EPA's Tribal Strategy
Strategic Plan for Tribal Programs
EPA Region 10 is committed to protecting human health and the environment throughout the Region, including the lands and resources of Indian tribes, while supporting tribal self-government, fulfilling the federal trust responsibility, and strengthening the government-to-government relationship between the tribes of our Region and EPA. In general terms, this commitment is guided by EPA Region 10's responsibilities for environmental protection within Indian country and of tribal resources that are outside of Indian country (including treaty-protected usual & accustomed hunting and fishing areas and subsistence areas under state and federal jurisdiction). First, the Agency is responsible for direct implementation of environmental protection programs where EPA has not approved a tribe to run a federal program. Second, EPA has oversight responsibility both within and outside of Indian country concerning activities that affect tribal resources. Third, it is EPA’s policy to strengthen tribal governments’ management of environmental programs by assisting tribal governments to build the capacity to determine the future quality of their environment. EPA Region 10 recognizes that it has the discretion to decide how to administer those laws, and will consult with tribal governments as EPA implements federal environmental programs. The Region 10 Strategic Plan for Tribal Programs (hereinafter “Tribal Strategy”) was developed to address these responsibilities and provide a useful tool for measuring progress toward that end.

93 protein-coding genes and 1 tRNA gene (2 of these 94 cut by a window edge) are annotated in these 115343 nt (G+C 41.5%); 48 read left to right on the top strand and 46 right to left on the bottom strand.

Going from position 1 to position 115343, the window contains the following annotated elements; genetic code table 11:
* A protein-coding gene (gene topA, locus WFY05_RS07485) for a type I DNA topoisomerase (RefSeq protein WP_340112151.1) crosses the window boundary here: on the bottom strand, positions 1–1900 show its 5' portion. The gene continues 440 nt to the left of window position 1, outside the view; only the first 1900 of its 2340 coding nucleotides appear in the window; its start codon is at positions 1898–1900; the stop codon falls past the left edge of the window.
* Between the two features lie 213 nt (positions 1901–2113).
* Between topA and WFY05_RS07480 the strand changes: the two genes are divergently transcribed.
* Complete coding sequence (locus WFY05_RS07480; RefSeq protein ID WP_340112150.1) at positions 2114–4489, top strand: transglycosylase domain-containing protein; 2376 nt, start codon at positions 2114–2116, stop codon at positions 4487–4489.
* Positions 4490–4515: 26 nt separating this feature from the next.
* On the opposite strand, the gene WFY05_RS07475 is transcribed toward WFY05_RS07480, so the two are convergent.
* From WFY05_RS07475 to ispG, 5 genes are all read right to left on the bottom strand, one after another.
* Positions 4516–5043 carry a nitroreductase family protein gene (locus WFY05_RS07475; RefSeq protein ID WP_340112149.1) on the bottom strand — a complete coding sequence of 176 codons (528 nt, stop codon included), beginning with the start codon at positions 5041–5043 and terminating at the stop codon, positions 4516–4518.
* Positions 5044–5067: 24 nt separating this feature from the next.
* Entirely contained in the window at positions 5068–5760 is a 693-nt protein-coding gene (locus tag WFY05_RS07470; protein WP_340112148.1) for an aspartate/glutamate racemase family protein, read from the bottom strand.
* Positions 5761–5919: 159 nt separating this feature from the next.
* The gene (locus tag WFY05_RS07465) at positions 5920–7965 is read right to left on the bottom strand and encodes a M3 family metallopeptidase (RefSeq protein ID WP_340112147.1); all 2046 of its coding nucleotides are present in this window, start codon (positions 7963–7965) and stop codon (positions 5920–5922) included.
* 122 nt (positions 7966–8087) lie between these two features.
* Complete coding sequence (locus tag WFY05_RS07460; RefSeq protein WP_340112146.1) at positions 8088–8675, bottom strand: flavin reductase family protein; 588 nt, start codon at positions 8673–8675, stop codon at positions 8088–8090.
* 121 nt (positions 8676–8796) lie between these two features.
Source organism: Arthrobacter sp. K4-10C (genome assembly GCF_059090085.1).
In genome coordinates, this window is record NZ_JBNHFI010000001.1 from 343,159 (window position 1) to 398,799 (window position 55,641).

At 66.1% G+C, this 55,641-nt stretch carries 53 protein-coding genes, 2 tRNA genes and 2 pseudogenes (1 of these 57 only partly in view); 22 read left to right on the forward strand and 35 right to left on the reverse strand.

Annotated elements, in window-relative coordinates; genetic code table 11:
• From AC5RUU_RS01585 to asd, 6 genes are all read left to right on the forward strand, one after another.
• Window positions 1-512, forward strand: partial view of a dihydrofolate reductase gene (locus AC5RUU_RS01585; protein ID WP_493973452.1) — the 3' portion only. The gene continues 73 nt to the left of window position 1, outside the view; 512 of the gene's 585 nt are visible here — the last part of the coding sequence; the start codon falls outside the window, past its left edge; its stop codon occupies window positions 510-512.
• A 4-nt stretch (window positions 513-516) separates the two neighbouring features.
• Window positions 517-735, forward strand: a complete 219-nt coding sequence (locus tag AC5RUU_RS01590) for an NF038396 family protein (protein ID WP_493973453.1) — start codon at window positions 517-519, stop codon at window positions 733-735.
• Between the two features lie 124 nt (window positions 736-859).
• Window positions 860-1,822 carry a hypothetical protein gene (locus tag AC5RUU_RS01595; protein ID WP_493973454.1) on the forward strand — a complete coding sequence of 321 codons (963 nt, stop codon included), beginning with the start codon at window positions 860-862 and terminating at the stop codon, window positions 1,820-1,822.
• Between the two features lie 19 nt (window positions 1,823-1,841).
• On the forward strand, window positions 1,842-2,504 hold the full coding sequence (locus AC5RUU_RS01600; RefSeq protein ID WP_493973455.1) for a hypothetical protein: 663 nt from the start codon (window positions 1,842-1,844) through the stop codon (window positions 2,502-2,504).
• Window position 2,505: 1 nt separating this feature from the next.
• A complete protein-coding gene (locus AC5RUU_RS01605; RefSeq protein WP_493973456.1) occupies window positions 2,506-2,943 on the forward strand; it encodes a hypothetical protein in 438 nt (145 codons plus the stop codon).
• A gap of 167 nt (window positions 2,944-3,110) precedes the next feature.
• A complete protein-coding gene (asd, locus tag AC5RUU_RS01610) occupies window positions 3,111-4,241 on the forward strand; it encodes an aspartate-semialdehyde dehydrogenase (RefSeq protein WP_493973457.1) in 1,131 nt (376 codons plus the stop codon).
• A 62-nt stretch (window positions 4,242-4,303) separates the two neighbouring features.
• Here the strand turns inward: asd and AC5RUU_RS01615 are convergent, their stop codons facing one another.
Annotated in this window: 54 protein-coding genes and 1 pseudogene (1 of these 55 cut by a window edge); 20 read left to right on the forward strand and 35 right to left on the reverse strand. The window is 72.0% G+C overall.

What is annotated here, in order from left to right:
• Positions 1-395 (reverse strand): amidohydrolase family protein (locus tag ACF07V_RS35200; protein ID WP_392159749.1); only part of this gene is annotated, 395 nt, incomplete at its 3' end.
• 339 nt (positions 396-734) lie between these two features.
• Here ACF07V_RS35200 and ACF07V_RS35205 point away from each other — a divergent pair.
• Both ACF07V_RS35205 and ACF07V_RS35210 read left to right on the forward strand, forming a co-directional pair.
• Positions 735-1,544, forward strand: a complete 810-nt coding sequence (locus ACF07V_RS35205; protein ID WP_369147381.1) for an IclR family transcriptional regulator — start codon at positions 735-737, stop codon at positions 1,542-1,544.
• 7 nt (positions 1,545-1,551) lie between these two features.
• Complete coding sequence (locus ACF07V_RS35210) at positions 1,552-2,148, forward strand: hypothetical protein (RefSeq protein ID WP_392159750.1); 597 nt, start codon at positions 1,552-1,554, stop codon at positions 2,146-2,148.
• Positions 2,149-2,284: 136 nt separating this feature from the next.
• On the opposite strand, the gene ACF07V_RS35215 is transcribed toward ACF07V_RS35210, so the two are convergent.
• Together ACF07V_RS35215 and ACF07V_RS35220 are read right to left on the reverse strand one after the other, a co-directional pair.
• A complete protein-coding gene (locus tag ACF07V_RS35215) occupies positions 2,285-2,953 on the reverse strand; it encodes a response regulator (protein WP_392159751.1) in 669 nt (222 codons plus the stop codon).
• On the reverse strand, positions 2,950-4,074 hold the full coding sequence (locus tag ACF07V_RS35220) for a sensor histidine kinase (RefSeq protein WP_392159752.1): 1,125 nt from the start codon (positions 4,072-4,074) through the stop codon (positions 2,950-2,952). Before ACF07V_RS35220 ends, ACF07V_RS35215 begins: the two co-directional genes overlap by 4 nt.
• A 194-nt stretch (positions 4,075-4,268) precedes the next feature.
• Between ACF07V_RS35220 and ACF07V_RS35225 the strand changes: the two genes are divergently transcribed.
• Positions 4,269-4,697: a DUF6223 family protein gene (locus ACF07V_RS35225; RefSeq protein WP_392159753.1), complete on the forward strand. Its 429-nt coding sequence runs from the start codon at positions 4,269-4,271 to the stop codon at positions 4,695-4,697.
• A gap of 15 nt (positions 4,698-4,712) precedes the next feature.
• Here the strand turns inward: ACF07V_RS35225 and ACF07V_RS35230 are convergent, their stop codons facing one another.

The Region 10 Tribal Strategy is comprised of two fundamental elements. First, the Tribal Strategy establishes the Region’s vision, mission and overarching Regional policy goals for environmental protection activities with tribes. Second, the Strategy calls for the development of specific office work plans (updated annually) that further implement the Regional policy goals and establish specific objectives and action items for Strategy implementation. Each office work plan shall incorporate all other agency tribal planning objectives and initiatives, where appropriate, including the Government Performance and Results Act (GPRA) targets and national office tribal strategies. The Region is committed to achieve all strategic goals and objectives established in each office work plan. Consistent with the time frame for EPA’s GPRA targets, the Region has established the year 2005 for full Tribal Strategy implementation. Both the strategy and office work plans are living documents. As a result, each document is subject to continued development and refinement as priorities and variables change.